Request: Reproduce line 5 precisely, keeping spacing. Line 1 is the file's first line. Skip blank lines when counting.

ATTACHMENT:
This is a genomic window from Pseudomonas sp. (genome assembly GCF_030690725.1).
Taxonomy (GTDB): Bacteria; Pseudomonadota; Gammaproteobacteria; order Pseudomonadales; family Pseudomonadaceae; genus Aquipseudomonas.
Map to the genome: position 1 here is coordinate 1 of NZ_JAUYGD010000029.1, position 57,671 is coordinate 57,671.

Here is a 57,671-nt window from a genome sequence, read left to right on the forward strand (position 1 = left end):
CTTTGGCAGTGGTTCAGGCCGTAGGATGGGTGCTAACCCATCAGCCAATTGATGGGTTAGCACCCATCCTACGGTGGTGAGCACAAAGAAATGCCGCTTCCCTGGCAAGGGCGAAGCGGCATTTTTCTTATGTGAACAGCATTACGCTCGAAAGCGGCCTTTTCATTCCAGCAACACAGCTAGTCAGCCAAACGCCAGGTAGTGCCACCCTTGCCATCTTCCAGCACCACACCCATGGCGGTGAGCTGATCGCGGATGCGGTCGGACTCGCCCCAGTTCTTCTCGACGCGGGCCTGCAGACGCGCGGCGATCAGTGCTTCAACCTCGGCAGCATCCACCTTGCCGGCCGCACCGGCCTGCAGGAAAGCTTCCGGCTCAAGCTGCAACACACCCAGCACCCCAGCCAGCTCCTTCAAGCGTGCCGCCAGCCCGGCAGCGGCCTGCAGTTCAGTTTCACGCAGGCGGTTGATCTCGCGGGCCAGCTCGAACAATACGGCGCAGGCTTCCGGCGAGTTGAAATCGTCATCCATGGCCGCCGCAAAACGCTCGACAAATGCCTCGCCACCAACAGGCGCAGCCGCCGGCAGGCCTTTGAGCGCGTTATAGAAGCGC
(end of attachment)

CTTTGGCAGTGGTTCAGGCCGTAGGATGGGTGCTAACCCATCAGCCAATTGATGGGTTAGCACCCATCCTACGGTGGTGAGCACAAAGAAATGCCGCTTCCCTGGCAAGGGCGAAGCGGCATTTTTCTTATGTGAACAGCATTACGCTCGAAAGCGGCCTTTTCATTCCAGCAACACAGCTAGTCAGCCAAACGCCAGGTAGTGCCACCCTTGCCATCTTCCAGCACCACACCCATGGCGGTGAGCTGATCGCGGATGCGGTCGGACTCGCCCCAGTTCTTCTCGACGCGGGCCTGCAGACGCGCGGCGATCAGTGCTTCAACCTCGGCAGCATCCACCTTGCCGGCCGCACCGGCCTGCAGGAAAGCTTCCGGCTCAAGCTGCAACACACCCAGCACCCCAGCCAGCTCCTTCAAGCGTGCCGCCAGCCCGGCAGCGGCCTGCAGTTCAGTTTCACGCAGGCGGTTGATCTCGCGGGCCAGCTCGAACAATACGGCGCAGGCTTCCGGCGAGTTGAAATCGTCATCCATGGCCGCCGCAAAACGCTCGACAAATGCCTCGCCACCAACAGGCGCAGCCGCCGGCAGGCCTTTGAGCGCGTTATAGAAGCGC